File System Implementation
To think about file systems, we usually suggest thinking about two different aspects of them.
The first is the data structures of the file system. The second aspect of a file system is its access methods
- S, superblock, contains information about this particular file system
- i, inode bitmap
- d, data bitmap
- I, inode table, metadata
- D, data
Truths of FS:
- Most files are small
- Average file size is growing
- Most bytes are stored in large files
- File systems contains lots of files
- File systems are roughly half full
- Directories are typically small
A directory basically just contains a list of (entry name, inode number) pairs.
Often, file systems treat directories as a special type of file. Thus, a directory has an inode, somewhere in the inode table
Access Paths: Reading and Writing
Reading and writing files can be expensive, incurring many I/Os to the (slow) disk. To remedy what would clearly be a huge performance problem, most file systems aggressively use system memory (DRAM) to cache important blocks.
Write buffering, by delaying writes, the file system can batch some updates into a smaller set of I/Os.
Locality and The Fast File System
Simple FS pain point: fragmentation
Fast File System (FFS) design the file system structures and allocation policies to be “disk aware” and thus improve performance
FFS divides the disk into a number of cylinder groups and places files in the same group based on locality (say, in the same directory) which may be calculated using algorithm
If the chunk size is large enough, the file system will spend most of its time transferring data from disk and just a (relatively) little time seeking between chunks of the block. This process of reducing an overhead by doing more work per overhead paid is called amortization and is a common technique in computer systems.
Crash Consistency: FSCK and Journaling
How to deal with data inconsistency when crashing?
- FSCK (file system checker, validate FS data based on certain rules)
- Journaling (also known as write-ahead logging)
Just like database transaction
transaction begin → inode logging →bitmap logging → data block logging → transaction end
- Journal write: Write the contents of the transaction (containing TxB and the contents of the update) to the log; wait for these writes to complete.
- Journal commit: Write the transaction commit block (containing TxE) to the log; wait for the write to complete; the transaction is now committed.
- Checkpoint: Write the contents of the update to their final locations within the file system.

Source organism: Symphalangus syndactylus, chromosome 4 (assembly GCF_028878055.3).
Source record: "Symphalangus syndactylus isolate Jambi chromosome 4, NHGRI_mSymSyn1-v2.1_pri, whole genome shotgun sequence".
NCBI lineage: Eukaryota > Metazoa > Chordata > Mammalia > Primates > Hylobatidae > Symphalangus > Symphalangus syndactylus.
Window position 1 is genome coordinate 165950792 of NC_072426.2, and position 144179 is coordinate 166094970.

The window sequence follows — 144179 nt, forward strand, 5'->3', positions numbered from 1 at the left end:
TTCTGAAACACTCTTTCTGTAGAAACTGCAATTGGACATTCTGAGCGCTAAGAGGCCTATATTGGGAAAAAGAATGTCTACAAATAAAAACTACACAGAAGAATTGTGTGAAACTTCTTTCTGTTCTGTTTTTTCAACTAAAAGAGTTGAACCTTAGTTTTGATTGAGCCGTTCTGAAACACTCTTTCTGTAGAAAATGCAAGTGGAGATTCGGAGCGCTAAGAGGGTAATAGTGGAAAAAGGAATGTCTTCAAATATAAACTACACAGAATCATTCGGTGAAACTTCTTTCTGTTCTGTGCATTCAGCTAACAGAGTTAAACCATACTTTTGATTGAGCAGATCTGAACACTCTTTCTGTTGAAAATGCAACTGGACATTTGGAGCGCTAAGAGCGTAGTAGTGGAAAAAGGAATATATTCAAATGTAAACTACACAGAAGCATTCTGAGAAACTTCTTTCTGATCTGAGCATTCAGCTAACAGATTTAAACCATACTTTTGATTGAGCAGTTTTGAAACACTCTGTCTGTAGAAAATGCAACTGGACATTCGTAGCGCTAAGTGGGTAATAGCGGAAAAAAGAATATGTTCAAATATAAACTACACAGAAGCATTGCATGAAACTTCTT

- Free: Some time later, mark the transaction free in the journal by updating the journal superblock.
A simpler (and more common) form of journaling is sometimes called ordered journaling (or just metadata journaling), and it is nearly the same, except that user data is not written to the journal.
- Data write: Write data to the final location; wait for completion (the wait is optional; see below for details).
- Journal metadata write: Write the begin block and metadata to the log; wait for writes to complete.
- Journal commit: Write the transaction commit block (containing TxE) to the log; wait for the write to complete; the transaction (including data) is now committed.
- Checkpoint metadata: Write the contents of the metadata update to their final locations within the file system.
- Free: Later, mark the transaction free in the journal superblock.
Copy-on-write (COW) never overwrites files or directories in place; rather, it places new updates to previously unused locations on disk.
Log-structured File Systems
This basic idea, of simply writing all updates (such as data blocks, inodes, etc.) to the disk sequentially, sits at the heart of LFS. The large chunk of updates LFS writes at one time is referred to by the name of a segment.
- CR checkpoint region contains pointers to imap
- imap inodes map maps inode to its address
- inode points to data blocks
Dir works the same way as other FS, just (name,inode) pair
LFS introduces a new approach to updating the disk. Instead of overwriting files in places, LFS always writes to an unused portion of the disk, and then later reclaims that old space through cleaning. This approach, which in database systems is called shadow paging and in file-system-speak is sometimes called copy-on-write, enables highly efficient writing, as LFS can gather all updates into an in-memory segment and then write them out together sequentially.
solid-state storage device, flash-based
A flash chip consists of many banks, each of which is organized into erase blocks (sometimes just called blocks). Each block is further subdivided into some number of pages. Blocks are large (128KB–2MB) and contain many pages, which are relatively small (1KB–8KB).
Basic Flash Operations: The read (a page) command is used to read a page from the flash; erase (a block) and program (a page) are used in tandem to write
Wear out: after a limited number of erase and program, ssd cell may be broken
Wear leveling: load balance write requests to all flash blocks so they have roughly same life span
Data Integrity and Protection
Detecting Corruption: The Checksum
The primary mechanism used by modern storage systems to preserve data integrity is called the checksum. A checksum is simply the result of a function that takes a chunk of data (say a 4KB block) as input and computes a function over said data, producing a small summary of the contents of the data (say 4 or 8 bytes) . This summary is referred to as the checksum.
Common functions: XOR-based, addition, cyclic redundancy check (CRC, binary modulo operation)